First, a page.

Jamie's Birthday: Saturday 17th December, I had dreadful pains the night before and couldn't sleep, so me and Luke were back in the hospital again at 1am. I was in the labour ward, but needed the toilet before I could sleep. I had a gush of blood, I knew what was happening but I didn't want to worry Luke, but I couldn't help it I came out the toilet crying I'm bleeding. I was put in the Rowan Suite for the night. It was a lovely room, had the birthing bit with all the stuff you need, a massive bathroom with everything you need, then through there was a normal bedroom with a baby nursery attached. I didn't pay much attention to the room at first, but I am so glad I had the facilities afterwards. I got my results back from the appointments I had over the last couple of days, I had a nasty womb infection and a bladder / urine infection. The doctors were stunned that I was able to be awake, let alone be up and moving. They didn't find this before as I didn't produce any white blood cells. I felt fine apart from the pain in my stomach. It was then they told me Jamie had to be born today. It was a long day, I had constant tests, midwives and doctors looking at me. Every time I needed the toilet, I had to go in a special bowl, just in case Jamie came, they had to test whatever came out into that bowl too (makes me glad to work in retail). One of my options that the midwife gave me was to take this tablet to bring on labour, me and Luke decided it was the best for us, as if Jamie was in my womb any longer, I would lose my womb, and as Jamie was only 20 weeks old, it was highly likely she wouldn't make it, couldn't risk either one. So, I made the hardest decision ever to end Jamie's life. When that tablet came in the room, I couldn't stop crying, it was my job to do this and I knew what would happen when I did. 30 minutes later I finally had the courage to swallow that horrid tablet, but I knew it was for the best. It did no good anyway, I was already in labour and was bleeding heavily at this point as well as having clots. I was having a late miscarriage. I had a cannula drip in each of my hands, so the antibiotics could go straight to my blood for the infections. I had two young midwives as well as a more experienced midwife, I knew one of the younger girls, she was a year below me in school. As I lay on the bed waiting for things to happen, I could feel Jamie doing her last kicks before passing away inside me. I had to push Jamie all by myself, my body didn't have any contractions so that didn't help me. I had no idea what I was doing, you are supposed to go to pre-natal classes a month before your due. I had Luke, my mum Jenny, my mother in law Dawn and my sister Sammie with me. I'm so glad I had both of my mother’s there giving me advice on what to do. I was petrified. After a while pushing and help from the midwives, Jamie was born at 10:47pm weighing a tiny 9oz. I was so looking forward to giving birth and having a freshly delivered baby plopped straight into my arms, but given the circumstances, that wouldn't happen. She was taken away to be cleaned in the nursery in our suite.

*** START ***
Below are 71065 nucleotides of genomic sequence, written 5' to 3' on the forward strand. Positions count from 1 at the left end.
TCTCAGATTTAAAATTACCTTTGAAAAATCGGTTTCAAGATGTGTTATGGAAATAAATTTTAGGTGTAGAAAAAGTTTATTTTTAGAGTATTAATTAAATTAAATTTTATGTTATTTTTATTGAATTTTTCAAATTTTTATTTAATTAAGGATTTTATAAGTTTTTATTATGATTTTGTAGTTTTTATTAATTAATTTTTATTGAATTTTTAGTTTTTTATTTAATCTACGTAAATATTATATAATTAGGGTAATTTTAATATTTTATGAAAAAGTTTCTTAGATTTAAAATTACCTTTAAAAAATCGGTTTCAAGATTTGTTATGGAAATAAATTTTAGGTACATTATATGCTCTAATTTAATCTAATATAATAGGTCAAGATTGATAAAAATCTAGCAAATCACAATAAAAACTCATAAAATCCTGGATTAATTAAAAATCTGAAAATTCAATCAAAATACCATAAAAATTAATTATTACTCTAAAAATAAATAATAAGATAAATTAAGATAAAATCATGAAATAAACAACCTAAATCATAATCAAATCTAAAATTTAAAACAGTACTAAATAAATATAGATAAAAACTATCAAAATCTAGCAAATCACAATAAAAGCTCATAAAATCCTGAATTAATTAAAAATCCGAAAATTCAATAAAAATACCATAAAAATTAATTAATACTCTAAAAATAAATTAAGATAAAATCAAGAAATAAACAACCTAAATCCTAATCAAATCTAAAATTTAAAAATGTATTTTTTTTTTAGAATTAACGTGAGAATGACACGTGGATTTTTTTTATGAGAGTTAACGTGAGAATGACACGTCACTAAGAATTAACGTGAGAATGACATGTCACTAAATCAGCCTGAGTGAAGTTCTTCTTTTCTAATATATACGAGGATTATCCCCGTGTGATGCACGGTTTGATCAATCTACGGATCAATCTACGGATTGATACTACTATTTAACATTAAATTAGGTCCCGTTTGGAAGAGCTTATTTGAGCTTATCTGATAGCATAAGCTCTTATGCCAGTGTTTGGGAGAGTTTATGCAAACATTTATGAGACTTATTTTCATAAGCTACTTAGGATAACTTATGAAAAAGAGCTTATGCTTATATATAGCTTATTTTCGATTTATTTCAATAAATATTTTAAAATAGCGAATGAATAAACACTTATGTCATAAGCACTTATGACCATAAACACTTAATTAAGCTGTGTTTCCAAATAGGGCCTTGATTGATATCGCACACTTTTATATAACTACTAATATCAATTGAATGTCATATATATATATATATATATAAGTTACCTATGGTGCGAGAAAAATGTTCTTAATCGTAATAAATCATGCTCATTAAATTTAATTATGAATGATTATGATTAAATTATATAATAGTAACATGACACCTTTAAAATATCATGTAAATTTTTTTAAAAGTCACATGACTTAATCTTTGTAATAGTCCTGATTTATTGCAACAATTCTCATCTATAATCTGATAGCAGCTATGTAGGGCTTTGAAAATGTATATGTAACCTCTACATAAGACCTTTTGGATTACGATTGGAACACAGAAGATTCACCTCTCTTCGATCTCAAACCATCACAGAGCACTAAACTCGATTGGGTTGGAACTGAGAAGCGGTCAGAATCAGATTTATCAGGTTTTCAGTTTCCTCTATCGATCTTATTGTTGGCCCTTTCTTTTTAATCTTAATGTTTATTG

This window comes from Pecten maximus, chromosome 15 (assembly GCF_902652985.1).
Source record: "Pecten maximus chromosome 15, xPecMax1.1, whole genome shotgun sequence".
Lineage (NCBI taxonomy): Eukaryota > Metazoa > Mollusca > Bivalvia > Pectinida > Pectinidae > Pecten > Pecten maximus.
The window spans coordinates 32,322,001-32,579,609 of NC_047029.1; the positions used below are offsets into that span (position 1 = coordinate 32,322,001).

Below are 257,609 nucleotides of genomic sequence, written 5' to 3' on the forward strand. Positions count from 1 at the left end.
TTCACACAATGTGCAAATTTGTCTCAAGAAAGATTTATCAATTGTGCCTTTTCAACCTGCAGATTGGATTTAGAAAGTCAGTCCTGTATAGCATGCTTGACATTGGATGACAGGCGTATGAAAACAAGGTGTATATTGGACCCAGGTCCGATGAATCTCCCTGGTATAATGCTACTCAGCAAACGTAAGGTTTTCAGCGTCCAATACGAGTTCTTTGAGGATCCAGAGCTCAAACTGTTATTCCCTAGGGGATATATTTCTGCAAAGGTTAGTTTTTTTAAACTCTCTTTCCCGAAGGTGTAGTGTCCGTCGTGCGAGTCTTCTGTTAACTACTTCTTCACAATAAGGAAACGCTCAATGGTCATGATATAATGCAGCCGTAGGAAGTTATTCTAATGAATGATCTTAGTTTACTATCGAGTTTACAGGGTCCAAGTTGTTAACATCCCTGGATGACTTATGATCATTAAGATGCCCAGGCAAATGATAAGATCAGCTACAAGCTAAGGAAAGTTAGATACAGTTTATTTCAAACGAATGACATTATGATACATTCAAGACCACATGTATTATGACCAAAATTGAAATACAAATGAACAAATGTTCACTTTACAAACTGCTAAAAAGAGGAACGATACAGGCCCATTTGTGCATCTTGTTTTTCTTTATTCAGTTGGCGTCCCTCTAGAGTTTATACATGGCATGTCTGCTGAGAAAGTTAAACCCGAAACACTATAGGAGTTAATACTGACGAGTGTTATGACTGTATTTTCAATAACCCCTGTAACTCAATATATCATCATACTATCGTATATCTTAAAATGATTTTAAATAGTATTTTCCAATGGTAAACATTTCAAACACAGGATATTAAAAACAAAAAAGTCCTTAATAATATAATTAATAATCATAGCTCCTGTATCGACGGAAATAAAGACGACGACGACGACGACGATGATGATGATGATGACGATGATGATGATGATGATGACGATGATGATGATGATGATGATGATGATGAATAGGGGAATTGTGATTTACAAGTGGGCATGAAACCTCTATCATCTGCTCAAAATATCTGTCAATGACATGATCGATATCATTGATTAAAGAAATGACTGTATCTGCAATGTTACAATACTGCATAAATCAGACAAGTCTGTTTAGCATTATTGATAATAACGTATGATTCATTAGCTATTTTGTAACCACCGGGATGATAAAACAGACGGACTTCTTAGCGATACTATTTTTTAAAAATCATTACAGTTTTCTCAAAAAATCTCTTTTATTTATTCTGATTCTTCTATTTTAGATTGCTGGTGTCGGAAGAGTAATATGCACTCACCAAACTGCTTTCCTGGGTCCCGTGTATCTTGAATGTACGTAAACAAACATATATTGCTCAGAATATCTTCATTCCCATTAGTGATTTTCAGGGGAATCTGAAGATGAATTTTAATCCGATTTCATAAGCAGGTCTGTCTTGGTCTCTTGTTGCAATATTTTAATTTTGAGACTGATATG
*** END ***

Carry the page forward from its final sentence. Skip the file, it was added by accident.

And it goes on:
But I was far from finished, the placenta was next. I hadn't slept since Tuesday 13th so I was knackered, and then having just given birth... I tried and I tried but I had no more energy left, NONE! I was on the toilet trying to push the placenta out when the more experienced midwife came in and said "Would you like to see your baby?" of course I did "Would you like to know what you had" again of course I did "You had a little boy". I burst out into tears again, I always wanted a little boy, my dad did too. We had already named him if he was a boy, but the name was very sentimental to us, so we had to choose a new one... Jamie Junior. We were later to find out that little Jamie is in fact a girl! I had the surgeon come into the room, I needed surgery to take my placenta out. It was a scary place to be, loads of people in a big room with equipment I didn't even know existed. I went into shock, I couldn't stop shaking, I had a lovely calming nurse to make sure I was ok, otherwise it would be another 2 hours for a general anaesthetic. I had my spinal block, it was so weird not being able to feel anything past my waist. I think it was about 1am they finished and I called for Luke as I went into the recovery room. I threw up everywhere due to the shock of the operation, I'm so glad Luke was there to support me. I also had a catheter fitted as my lower body wouldn't be working fully for a good few hours. That was another weird feeling, I couldn't feel myself going for a wee.